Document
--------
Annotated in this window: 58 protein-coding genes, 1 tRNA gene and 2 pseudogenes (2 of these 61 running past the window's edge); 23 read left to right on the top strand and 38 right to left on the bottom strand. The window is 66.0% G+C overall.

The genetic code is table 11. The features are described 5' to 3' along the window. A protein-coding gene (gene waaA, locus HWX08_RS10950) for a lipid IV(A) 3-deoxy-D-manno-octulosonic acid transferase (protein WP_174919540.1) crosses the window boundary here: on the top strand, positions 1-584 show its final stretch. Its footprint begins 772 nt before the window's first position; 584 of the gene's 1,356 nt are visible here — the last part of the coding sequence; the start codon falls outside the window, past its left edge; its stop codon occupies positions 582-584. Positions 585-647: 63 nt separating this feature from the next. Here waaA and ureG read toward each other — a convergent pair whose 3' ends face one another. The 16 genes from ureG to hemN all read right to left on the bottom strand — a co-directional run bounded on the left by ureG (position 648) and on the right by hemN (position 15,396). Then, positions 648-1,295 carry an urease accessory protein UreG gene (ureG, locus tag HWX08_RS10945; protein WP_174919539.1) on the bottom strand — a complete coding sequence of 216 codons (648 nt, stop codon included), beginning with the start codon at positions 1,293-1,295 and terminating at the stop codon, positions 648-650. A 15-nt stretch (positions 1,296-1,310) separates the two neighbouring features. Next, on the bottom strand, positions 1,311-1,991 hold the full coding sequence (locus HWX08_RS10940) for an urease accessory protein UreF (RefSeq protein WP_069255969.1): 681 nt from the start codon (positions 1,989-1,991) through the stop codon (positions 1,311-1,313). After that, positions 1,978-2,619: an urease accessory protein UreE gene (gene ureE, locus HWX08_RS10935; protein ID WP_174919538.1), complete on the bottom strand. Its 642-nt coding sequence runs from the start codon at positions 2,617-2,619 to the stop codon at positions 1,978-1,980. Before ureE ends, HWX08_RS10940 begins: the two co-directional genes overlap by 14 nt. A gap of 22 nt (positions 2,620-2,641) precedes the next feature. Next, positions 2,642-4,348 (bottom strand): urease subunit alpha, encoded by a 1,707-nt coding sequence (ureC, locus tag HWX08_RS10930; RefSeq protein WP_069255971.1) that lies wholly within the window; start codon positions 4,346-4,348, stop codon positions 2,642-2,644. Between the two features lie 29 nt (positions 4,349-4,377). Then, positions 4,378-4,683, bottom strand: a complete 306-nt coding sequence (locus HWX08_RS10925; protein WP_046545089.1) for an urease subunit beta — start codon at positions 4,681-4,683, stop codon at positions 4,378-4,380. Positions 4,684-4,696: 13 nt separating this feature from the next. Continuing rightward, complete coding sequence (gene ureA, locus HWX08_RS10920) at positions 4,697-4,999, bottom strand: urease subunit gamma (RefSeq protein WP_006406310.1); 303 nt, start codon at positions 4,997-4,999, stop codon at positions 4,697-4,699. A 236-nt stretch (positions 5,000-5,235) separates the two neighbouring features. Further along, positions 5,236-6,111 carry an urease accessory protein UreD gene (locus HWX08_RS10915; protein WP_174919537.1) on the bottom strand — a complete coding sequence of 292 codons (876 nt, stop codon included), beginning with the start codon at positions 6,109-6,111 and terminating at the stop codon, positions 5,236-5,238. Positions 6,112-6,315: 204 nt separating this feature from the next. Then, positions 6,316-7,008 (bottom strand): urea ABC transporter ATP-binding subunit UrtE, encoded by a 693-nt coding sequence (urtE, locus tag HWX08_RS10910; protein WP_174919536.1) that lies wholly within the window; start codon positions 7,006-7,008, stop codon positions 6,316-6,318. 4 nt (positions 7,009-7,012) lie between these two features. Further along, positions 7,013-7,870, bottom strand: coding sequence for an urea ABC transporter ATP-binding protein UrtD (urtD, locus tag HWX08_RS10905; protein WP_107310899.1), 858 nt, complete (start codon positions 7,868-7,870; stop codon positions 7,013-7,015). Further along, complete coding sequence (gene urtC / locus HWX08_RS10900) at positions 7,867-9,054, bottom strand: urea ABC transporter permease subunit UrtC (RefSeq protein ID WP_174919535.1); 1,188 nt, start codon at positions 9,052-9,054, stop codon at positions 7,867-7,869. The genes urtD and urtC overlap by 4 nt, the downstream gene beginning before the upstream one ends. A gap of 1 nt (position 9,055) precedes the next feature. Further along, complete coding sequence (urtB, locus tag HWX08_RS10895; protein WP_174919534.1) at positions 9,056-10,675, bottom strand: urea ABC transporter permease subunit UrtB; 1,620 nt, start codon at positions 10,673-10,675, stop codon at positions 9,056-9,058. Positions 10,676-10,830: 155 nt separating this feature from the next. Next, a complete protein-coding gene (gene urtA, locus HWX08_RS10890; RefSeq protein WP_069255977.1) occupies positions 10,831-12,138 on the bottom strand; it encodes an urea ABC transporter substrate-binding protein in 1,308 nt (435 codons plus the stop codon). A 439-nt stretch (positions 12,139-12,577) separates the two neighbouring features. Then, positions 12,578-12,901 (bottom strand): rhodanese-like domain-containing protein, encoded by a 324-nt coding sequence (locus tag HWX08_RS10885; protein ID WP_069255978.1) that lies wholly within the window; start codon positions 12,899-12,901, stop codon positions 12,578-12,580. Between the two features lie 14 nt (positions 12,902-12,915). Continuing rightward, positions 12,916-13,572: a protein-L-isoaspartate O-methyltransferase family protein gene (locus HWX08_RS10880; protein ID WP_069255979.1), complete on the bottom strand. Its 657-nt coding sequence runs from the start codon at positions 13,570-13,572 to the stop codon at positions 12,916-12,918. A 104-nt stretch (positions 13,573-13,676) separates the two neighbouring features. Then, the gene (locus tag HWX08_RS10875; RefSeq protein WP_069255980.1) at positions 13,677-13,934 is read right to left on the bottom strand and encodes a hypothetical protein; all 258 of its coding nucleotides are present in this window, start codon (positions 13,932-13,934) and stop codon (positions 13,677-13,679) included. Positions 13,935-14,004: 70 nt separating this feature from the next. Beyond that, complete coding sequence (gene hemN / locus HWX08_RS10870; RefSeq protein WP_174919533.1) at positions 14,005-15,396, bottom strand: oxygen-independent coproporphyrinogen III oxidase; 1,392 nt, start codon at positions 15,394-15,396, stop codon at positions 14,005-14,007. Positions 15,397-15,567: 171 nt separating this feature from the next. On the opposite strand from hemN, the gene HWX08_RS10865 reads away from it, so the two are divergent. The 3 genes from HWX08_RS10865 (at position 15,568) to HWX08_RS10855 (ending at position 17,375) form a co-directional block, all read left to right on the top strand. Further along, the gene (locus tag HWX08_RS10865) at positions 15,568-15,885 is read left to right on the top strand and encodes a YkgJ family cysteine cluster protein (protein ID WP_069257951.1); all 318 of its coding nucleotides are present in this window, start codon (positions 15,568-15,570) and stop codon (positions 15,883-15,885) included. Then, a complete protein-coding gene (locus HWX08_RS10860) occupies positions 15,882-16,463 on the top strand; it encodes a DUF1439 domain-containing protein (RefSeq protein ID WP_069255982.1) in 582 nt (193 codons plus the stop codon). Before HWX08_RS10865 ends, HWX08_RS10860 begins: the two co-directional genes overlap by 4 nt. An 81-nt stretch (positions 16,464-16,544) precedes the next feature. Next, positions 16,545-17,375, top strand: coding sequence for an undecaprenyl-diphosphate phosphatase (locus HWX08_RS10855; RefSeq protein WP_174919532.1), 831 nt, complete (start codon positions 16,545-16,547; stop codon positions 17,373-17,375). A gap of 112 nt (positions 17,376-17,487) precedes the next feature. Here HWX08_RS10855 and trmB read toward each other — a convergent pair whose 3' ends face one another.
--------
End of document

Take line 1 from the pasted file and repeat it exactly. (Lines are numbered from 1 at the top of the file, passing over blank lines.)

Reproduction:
Annotated in this window: 58 protein-coding genes, 1 tRNA gene and 2 pseudogenes (2 of these 61 running past the window's edge); 23 read left to right on the top strand and 38 right to left on the bottom strand. The window is 66.0% G+C overall.